Should video cameras installed in company vehicles to prevent potential accidents be used to discipline workers?
Offer the service vehicles with the surveillance cameras to those employees who possesses a bad driving record.
During the past few years, many companies have found it necessary to installed surveillance cameras in their service vehicles as a mean to help understand the nature of an automobile accident. Not only has the surveillance cameras help those companies recognize the cause of the accident; it has also help them noticed if the employee negligently provoke the accident.
As a consequence of this effect, employees who have in their service vehicles, the surveillance cameras, have not only improved the way in which they drive, but have also used an ear piece to speak on the cell or have completely stopped communicating on the cell while driving. Therefore, we cannot say that this system of surveillance has not help reduced the accident potential, nor can we say that it has not help employers reduced their liability risk.
So, from that stand point - Union leaders agreed that the system have some benefit. After all, it also help keeps the employee safe from preventable accidents. However, we cannot say the same for all accidents. Some accidents are not avoidable; to say all accidents are avoidable is the same as saying that everyone who holds a driver's license is a defensive driver. An accident occurred because the parties involved are not always aware of the potential danger. This is the reason why it’s referred to as an accident, more often than that it’s unpreventable. Employees will occasionally gets into accidents, but not all accidents merit a disciplinary action.
How can Union leaders, and managements come to an understanding to figure out when a disciplinary action is necessary? Well, for now we know that the incentive for employers to initiate disciplinary actions every time employees have disobeyed their rules can help decrease the accident rate. But can we honestly say that all disciplinary actions will result in a decrease on accident rate. Employees have found the latter inquiry to be problematic.
The question should be which disciplinary actions if any at all should count against workers termination, because as it is right now, some disciplinary actions are too extreme, and they do not take in consideration the employees driving history. Take for example a worker who has been discipline for taking a stop sign. Should this employee be disciplined on first account or should he receive three warning notification before he is suspended.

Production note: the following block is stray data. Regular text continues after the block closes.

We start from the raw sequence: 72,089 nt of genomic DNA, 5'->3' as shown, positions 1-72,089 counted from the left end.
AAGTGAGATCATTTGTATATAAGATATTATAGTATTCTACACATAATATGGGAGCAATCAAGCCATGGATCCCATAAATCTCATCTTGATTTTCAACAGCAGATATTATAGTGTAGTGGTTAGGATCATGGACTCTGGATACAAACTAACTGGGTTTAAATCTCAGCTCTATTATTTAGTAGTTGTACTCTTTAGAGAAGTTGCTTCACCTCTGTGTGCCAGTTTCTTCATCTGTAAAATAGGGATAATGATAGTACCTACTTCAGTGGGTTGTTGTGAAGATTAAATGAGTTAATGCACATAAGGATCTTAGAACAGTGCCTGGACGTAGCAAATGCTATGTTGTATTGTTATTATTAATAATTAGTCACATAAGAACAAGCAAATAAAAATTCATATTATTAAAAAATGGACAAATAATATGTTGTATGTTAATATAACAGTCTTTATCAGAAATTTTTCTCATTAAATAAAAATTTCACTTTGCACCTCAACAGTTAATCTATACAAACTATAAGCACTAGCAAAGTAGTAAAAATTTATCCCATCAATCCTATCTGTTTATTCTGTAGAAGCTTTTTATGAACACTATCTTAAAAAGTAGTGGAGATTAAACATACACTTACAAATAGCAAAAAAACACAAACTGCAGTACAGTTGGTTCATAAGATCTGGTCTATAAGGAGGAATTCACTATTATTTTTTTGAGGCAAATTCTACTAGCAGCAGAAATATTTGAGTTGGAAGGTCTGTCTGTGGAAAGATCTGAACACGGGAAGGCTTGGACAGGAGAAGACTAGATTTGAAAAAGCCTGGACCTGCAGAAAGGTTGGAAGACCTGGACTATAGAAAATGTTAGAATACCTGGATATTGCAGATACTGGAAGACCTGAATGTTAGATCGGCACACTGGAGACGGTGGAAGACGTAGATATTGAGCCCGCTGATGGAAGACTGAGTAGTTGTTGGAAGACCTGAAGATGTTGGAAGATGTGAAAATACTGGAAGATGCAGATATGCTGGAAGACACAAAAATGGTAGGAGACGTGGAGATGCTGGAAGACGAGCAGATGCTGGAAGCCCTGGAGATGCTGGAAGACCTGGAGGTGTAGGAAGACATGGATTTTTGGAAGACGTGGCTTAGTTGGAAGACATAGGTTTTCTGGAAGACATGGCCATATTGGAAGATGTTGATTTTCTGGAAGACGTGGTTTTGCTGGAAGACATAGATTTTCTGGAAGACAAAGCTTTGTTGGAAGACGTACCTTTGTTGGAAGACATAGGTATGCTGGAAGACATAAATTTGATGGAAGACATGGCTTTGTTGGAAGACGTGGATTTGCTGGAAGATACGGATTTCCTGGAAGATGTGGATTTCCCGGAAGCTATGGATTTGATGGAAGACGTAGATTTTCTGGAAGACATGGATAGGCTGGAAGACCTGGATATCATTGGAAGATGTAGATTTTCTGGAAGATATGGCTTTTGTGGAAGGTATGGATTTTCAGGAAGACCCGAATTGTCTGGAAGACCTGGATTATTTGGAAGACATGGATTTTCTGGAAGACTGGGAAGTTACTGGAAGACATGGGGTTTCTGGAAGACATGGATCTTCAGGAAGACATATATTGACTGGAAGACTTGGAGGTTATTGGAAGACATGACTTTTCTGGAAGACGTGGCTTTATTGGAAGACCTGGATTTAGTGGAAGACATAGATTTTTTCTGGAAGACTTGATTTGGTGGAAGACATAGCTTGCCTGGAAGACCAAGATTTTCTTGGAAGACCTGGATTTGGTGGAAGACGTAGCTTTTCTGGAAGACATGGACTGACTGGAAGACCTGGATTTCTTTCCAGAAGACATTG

The problem is not with the worker with the good driving record, the problem is with the repeated offender, the employee who is consistently violating the traffic laws even after receiving three warning notifications is where the problem is. A driver with good driving record might occasionally break the law, but his punishment should reflect his driving record. He should not receive a worst penalty than his coworker whose driving record is close to suspension. The reason why, is because the worker with the best driving record is more of an asset to the company than the one whose driving privilege is close to termination.
In which district or departments those surveillance cameras are used depends on the company’s statistic and preferences. Most companies will not use cameras in their service vehicles in all district or departments. They may choose to apply this system in places where vehicle accident cases are on the rise. This way there’re able to reduce on cost while decreasing on accident rate.
However, a better way for employers to reduce cost while investing in a system that helps them reduce automobile accidents is to offer the service vehicles with the surveillance cameras to those employees who possesses a bad driving record. By implementing this proposition, fewer cameras will be needed; the focus will then be placed where the risk lies.
Realistically speaking, this system works because not all employees are defensive drivers, because if that was the case, they would not have been any need for surveillance cameras. The accident rate would not have risen to a level that requires surveillance cameras – unless it’s being used for other means. Therefore, why not assign those vehicles to drivers with a bad driving record? This may lead to less video cameras being installed which could result with less money being spent on the company’s part.